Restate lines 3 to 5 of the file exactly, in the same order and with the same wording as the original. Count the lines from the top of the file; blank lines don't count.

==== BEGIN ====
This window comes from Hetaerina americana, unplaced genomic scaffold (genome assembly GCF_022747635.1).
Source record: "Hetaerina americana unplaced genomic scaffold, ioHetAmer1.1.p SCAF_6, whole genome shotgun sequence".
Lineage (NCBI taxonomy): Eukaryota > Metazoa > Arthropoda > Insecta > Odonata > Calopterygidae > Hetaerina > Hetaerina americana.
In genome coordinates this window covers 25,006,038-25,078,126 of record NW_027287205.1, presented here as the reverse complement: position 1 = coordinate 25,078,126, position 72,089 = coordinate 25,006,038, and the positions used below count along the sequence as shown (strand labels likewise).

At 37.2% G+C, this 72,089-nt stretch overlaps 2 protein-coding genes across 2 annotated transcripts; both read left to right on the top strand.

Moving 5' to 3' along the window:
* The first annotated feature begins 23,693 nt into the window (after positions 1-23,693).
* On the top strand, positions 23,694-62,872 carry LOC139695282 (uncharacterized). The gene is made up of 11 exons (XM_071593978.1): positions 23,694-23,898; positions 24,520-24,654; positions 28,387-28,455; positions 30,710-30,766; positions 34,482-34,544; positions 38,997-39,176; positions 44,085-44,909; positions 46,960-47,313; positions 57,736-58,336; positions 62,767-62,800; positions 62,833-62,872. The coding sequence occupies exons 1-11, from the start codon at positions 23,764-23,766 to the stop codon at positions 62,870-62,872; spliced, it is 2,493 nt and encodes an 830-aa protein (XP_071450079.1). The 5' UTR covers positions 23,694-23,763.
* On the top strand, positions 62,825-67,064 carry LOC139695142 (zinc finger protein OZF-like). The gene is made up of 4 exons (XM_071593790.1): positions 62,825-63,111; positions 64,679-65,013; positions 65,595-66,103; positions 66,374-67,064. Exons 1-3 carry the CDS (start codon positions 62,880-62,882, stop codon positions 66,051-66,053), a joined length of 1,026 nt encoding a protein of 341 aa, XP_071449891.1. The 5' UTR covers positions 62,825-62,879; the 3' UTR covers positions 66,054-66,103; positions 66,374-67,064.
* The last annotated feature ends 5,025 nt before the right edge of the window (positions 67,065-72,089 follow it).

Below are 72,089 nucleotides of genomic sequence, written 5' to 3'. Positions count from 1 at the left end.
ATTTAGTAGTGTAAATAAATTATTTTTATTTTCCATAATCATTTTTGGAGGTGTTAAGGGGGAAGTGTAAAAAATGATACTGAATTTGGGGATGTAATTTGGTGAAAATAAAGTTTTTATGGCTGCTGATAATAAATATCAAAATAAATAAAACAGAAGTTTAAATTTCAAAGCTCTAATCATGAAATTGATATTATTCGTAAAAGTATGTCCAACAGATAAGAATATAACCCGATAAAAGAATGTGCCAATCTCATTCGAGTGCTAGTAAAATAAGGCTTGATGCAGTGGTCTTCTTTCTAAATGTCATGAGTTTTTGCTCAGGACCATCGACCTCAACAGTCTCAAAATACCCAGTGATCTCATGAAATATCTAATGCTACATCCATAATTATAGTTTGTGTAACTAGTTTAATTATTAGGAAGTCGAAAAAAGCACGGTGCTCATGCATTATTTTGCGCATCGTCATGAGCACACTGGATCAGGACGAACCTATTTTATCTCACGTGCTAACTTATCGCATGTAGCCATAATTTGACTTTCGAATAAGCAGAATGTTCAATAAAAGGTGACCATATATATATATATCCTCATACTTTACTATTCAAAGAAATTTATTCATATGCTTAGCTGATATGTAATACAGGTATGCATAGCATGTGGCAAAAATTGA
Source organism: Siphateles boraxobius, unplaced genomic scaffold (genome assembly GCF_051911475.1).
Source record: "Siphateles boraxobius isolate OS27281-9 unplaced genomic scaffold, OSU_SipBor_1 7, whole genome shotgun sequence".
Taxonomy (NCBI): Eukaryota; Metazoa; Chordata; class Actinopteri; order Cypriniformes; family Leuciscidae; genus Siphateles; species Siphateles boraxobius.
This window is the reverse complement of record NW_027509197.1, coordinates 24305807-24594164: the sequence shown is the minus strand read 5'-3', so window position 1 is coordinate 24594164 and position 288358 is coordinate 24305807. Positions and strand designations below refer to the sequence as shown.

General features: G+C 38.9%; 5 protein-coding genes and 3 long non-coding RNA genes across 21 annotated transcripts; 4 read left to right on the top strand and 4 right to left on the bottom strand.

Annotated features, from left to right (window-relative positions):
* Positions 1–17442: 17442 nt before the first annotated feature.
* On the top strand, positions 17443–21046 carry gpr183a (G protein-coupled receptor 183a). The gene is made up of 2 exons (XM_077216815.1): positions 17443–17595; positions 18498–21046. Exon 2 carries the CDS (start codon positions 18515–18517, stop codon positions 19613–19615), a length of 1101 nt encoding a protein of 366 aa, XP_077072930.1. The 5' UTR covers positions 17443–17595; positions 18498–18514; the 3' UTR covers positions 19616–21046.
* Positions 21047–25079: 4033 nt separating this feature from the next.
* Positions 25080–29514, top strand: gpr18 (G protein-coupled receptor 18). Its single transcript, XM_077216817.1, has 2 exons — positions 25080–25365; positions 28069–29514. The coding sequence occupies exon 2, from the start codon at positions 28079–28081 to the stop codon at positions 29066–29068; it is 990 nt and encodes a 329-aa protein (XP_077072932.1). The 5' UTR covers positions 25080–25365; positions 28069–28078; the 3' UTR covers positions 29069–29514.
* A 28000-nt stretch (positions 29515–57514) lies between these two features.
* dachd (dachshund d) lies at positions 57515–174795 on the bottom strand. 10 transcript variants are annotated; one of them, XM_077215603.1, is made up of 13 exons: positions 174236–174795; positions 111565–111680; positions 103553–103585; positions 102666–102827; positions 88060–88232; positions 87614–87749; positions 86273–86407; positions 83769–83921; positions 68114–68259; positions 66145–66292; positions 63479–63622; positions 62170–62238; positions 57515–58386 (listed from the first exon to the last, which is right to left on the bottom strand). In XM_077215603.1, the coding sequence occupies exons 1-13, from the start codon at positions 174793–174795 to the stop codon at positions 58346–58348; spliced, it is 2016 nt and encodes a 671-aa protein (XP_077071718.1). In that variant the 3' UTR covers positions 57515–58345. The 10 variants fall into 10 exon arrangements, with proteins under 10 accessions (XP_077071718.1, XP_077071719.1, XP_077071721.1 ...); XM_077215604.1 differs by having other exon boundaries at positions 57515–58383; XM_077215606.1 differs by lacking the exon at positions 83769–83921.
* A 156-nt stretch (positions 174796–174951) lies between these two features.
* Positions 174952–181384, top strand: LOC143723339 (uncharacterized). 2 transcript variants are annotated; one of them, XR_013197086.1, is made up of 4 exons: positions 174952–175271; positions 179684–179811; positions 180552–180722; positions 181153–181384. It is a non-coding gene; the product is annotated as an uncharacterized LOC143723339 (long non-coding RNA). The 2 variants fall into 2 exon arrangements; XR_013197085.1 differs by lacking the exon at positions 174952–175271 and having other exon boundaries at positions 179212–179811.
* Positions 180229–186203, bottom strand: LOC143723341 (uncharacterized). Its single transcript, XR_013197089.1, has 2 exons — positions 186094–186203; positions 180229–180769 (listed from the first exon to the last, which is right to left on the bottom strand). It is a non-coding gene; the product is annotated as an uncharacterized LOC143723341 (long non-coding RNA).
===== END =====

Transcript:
Lineage (NCBI taxonomy): Eukaryota > Metazoa > Arthropoda > Insecta > Odonata > Calopterygidae > Hetaerina > Hetaerina americana.
In genome coordinates this window covers 25,006,038-25,078,126 of record NW_027287205.1, presented here as the reverse complement: position 1 = coordinate 25,078,126, position 72,089 = coordinate 25,006,038, and the positions used below count along the sequence as shown (strand labels likewise).

At 37.2% G+C, this 72,089-nt stretch overlaps 2 protein-coding genes across 2 annotated transcripts; both read left to right on the top strand.